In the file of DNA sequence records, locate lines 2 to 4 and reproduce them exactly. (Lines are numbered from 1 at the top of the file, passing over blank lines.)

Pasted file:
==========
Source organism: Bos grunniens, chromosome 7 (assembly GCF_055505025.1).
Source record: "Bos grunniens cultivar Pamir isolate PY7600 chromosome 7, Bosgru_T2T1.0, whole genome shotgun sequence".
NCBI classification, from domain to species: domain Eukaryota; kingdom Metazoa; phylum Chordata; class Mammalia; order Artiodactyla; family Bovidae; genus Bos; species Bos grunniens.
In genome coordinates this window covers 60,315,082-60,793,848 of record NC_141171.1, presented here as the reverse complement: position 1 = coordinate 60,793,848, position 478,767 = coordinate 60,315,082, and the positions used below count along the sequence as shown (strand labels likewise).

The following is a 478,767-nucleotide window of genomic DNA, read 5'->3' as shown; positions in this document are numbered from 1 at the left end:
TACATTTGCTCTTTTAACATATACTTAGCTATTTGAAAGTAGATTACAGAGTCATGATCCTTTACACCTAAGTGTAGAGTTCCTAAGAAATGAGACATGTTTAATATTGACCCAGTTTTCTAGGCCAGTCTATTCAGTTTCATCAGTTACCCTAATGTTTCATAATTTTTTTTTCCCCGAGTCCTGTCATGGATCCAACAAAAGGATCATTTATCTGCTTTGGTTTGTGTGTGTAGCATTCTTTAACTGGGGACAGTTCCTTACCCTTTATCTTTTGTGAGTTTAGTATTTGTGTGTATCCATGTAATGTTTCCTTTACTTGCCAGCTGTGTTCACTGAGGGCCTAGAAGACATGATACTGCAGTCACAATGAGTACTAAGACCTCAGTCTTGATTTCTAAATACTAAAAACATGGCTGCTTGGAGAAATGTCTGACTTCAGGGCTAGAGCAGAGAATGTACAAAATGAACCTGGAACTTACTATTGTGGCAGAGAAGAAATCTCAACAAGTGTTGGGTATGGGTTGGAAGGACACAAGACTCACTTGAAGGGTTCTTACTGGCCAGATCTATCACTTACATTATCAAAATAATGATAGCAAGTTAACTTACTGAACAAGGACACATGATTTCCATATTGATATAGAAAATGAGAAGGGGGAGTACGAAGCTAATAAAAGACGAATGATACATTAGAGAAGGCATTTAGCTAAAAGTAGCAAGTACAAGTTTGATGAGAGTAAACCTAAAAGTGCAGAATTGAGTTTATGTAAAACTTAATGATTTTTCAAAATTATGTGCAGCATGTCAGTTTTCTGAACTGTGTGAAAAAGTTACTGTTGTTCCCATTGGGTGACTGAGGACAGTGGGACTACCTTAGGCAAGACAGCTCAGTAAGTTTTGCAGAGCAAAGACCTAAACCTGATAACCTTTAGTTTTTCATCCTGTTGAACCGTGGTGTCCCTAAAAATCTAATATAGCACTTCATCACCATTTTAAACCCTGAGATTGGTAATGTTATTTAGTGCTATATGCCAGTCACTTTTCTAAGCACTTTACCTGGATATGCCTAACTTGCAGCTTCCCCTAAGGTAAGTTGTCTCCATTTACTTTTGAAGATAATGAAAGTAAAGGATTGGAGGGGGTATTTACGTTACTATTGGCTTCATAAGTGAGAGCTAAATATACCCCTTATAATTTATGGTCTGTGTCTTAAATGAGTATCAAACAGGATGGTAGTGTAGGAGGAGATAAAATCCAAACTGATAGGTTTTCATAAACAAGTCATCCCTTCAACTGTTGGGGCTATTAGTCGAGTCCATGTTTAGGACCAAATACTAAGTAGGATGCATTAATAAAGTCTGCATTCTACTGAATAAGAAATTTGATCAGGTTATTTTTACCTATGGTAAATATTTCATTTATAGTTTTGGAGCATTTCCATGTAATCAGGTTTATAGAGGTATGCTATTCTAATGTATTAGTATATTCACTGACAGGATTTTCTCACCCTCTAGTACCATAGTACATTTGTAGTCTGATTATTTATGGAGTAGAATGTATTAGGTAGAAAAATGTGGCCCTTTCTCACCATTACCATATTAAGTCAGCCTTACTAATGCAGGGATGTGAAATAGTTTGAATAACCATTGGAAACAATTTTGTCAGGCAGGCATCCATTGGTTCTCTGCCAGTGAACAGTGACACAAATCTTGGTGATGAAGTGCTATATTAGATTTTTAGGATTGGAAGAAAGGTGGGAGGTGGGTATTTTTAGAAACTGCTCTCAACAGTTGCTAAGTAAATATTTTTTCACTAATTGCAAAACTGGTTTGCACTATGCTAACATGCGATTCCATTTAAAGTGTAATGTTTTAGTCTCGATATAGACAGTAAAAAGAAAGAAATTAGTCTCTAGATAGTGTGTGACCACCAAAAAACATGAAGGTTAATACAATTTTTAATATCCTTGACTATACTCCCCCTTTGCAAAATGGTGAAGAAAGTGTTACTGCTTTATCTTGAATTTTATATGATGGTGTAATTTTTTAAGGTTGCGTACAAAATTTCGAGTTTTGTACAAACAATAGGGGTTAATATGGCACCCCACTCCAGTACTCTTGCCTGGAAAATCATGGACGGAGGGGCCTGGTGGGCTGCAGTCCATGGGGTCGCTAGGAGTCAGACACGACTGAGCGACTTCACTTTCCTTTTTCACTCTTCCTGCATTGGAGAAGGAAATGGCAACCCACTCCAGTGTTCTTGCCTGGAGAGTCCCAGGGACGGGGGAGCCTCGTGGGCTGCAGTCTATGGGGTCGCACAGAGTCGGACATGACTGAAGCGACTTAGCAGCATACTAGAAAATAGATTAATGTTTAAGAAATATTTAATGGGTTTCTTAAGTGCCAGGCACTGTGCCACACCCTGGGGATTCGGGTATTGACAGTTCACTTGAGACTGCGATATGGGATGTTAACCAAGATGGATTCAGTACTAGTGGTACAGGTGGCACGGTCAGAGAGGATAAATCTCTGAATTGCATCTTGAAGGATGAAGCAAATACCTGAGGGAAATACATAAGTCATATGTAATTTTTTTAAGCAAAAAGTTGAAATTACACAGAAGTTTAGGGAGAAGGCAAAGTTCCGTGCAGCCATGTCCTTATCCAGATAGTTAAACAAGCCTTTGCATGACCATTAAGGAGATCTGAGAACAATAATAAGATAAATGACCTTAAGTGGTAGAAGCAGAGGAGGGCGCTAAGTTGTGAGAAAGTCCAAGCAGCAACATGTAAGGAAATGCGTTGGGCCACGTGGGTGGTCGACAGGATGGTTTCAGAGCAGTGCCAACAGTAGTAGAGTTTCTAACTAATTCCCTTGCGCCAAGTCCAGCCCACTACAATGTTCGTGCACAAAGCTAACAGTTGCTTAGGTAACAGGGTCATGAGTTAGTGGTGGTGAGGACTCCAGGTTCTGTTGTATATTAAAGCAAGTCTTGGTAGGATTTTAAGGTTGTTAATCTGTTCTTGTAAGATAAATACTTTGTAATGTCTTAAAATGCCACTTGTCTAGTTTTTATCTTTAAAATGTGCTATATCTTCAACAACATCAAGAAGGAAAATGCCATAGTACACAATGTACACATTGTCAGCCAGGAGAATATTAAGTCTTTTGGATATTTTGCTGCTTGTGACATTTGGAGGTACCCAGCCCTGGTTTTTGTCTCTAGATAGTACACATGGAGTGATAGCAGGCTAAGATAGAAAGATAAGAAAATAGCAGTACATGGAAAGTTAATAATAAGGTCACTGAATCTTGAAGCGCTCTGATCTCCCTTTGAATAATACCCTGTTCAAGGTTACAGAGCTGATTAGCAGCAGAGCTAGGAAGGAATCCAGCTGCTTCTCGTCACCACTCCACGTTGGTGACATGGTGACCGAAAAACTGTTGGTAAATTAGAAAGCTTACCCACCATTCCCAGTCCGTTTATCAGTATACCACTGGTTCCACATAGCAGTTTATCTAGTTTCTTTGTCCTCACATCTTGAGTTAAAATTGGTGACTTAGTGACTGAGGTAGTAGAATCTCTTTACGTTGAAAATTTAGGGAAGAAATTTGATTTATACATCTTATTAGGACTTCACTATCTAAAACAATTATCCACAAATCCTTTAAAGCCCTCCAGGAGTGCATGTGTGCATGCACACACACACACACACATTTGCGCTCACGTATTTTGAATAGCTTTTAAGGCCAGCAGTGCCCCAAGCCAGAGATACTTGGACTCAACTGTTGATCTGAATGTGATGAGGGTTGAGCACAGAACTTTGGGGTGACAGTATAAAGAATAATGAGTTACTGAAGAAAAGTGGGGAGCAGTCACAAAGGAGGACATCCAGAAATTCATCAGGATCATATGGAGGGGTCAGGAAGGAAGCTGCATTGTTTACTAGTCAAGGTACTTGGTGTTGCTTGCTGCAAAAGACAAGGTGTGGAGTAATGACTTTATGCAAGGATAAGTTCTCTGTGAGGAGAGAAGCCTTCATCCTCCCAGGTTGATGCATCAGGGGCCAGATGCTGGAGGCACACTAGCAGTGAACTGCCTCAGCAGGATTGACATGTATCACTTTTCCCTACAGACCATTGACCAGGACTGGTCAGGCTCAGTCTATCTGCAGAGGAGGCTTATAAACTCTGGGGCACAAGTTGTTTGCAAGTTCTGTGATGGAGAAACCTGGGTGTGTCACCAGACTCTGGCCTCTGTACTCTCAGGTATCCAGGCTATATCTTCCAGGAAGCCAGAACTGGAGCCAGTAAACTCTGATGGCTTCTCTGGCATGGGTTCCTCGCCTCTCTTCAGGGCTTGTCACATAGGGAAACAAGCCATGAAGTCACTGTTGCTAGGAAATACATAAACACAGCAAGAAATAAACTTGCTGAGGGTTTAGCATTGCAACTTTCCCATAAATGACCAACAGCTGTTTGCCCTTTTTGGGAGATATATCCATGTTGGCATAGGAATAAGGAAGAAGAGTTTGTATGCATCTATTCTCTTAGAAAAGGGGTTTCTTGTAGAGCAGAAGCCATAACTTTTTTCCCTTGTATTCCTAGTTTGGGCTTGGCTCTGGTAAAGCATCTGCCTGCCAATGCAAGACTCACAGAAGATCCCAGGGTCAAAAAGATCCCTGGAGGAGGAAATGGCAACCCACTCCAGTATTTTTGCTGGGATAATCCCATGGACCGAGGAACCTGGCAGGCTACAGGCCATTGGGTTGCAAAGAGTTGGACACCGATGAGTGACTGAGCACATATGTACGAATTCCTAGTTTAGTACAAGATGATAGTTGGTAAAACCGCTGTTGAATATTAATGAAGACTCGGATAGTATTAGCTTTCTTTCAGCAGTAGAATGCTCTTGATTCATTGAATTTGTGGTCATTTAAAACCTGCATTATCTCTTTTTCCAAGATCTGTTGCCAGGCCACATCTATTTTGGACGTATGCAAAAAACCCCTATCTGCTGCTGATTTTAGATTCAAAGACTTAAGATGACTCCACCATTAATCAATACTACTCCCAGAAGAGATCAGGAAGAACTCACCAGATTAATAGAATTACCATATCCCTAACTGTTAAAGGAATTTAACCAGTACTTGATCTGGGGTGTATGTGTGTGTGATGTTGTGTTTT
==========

Source record: "Bos grunniens cultivar Pamir isolate PY7600 chromosome 7, Bosgru_T2T1.0, whole genome shotgun sequence".
NCBI classification, from domain to species: domain Eukaryota; kingdom Metazoa; phylum Chordata; class Mammalia; order Artiodactyla; family Bovidae; genus Bos; species Bos grunniens.
In genome coordinates this window covers 60,315,082-60,793,848 of record NC_141171.1, presented here as the reverse complement: position 1 = coordinate 60,793,848, position 478,767 = coordinate 60,315,082, and the positions used below count along the sequence as shown (strand labels likewise).